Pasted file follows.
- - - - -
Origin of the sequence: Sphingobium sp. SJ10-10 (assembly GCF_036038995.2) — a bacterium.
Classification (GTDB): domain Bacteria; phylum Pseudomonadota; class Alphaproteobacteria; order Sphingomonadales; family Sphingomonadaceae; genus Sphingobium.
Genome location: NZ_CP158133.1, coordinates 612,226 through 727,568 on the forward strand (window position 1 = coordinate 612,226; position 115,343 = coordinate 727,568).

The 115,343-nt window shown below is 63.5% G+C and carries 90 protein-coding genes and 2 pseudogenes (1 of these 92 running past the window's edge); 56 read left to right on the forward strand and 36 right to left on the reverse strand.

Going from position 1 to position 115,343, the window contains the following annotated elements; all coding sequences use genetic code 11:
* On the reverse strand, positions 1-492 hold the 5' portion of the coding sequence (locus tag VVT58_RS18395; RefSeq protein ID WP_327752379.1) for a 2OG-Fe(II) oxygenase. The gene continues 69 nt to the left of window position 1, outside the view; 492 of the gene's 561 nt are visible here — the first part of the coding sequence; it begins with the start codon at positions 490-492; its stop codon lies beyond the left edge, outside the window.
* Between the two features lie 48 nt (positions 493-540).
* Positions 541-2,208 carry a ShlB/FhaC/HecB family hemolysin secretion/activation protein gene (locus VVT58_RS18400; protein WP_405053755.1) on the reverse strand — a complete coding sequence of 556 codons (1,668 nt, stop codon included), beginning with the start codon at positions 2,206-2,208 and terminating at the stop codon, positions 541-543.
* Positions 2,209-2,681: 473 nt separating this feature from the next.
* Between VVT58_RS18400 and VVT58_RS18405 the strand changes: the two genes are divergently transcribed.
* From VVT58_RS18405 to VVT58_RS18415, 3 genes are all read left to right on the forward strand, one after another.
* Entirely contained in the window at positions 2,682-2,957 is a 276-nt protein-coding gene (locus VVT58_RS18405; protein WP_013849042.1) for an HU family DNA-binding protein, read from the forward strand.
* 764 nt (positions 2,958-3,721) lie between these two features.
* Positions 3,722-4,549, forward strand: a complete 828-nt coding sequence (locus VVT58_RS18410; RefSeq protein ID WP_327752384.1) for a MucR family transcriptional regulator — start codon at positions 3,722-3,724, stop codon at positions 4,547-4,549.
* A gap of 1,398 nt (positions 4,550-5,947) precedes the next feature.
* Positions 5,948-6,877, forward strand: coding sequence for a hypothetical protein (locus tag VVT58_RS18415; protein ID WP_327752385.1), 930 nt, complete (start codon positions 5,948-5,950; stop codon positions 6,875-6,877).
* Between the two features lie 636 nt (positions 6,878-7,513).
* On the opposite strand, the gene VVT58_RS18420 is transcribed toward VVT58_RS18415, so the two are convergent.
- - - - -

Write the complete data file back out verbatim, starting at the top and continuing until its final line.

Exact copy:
Origin of the sequence: Sphingobium sp. SJ10-10 (assembly GCF_036038995.2) — a bacterium.
Classification (GTDB): domain Bacteria; phylum Pseudomonadota; class Alphaproteobacteria; order Sphingomonadales; family Sphingomonadaceae; genus Sphingobium.
Genome location: NZ_CP158133.1, coordinates 612,226 through 727,568 on the forward strand (window position 1 = coordinate 612,226; position 115,343 = coordinate 727,568).

The 115,343-nt window shown below is 63.5% G+C and carries 90 protein-coding genes and 2 pseudogenes (1 of these 92 running past the window's edge); 56 read left to right on the forward strand and 36 right to left on the reverse strand.

Going from position 1 to position 115,343, the window contains the following annotated elements; all coding sequences use genetic code 11:
* On the reverse strand, positions 1-492 hold the 5' portion of the coding sequence (locus tag VVT58_RS18395; RefSeq protein ID WP_327752379.1) for a 2OG-Fe(II) oxygenase. The gene continues 69 nt to the left of window position 1, outside the view; 492 of the gene's 561 nt are visible here — the first part of the coding sequence; it begins with the start codon at positions 490-492; its stop codon lies beyond the left edge, outside the window.
* Between the two features lie 48 nt (positions 493-540).
* Positions 541-2,208 carry a ShlB/FhaC/HecB family hemolysin secretion/activation protein gene (locus VVT58_RS18400; protein WP_405053755.1) on the reverse strand — a complete coding sequence of 556 codons (1,668 nt, stop codon included), beginning with the start codon at positions 2,206-2,208 and terminating at the stop codon, positions 541-543.
* Positions 2,209-2,681: 473 nt separating this feature from the next.
* Between VVT58_RS18400 and VVT58_RS18405 the strand changes: the two genes are divergently transcribed.
* From VVT58_RS18405 to VVT58_RS18415, 3 genes are all read left to right on the forward strand, one after another.
* Entirely contained in the window at positions 2,682-2,957 is a 276-nt protein-coding gene (locus VVT58_RS18405; protein WP_013849042.1) for an HU family DNA-binding protein, read from the forward strand.
* 764 nt (positions 2,958-3,721) lie between these two features.
* Positions 3,722-4,549, forward strand: a complete 828-nt coding sequence (locus VVT58_RS18410; RefSeq protein ID WP_327752384.1) for a MucR family transcriptional regulator — start codon at positions 3,722-3,724, stop codon at positions 4,547-4,549.
* A gap of 1,398 nt (positions 4,550-5,947) precedes the next feature.
* Positions 5,948-6,877, forward strand: coding sequence for a hypothetical protein (locus tag VVT58_RS18415; protein ID WP_327752385.1), 930 nt, complete (start codon positions 5,948-5,950; stop codon positions 6,875-6,877).
* Between the two features lie 636 nt (positions 6,878-7,513).
* On the opposite strand, the gene VVT58_RS18420 is transcribed toward VVT58_RS18415, so the two are convergent.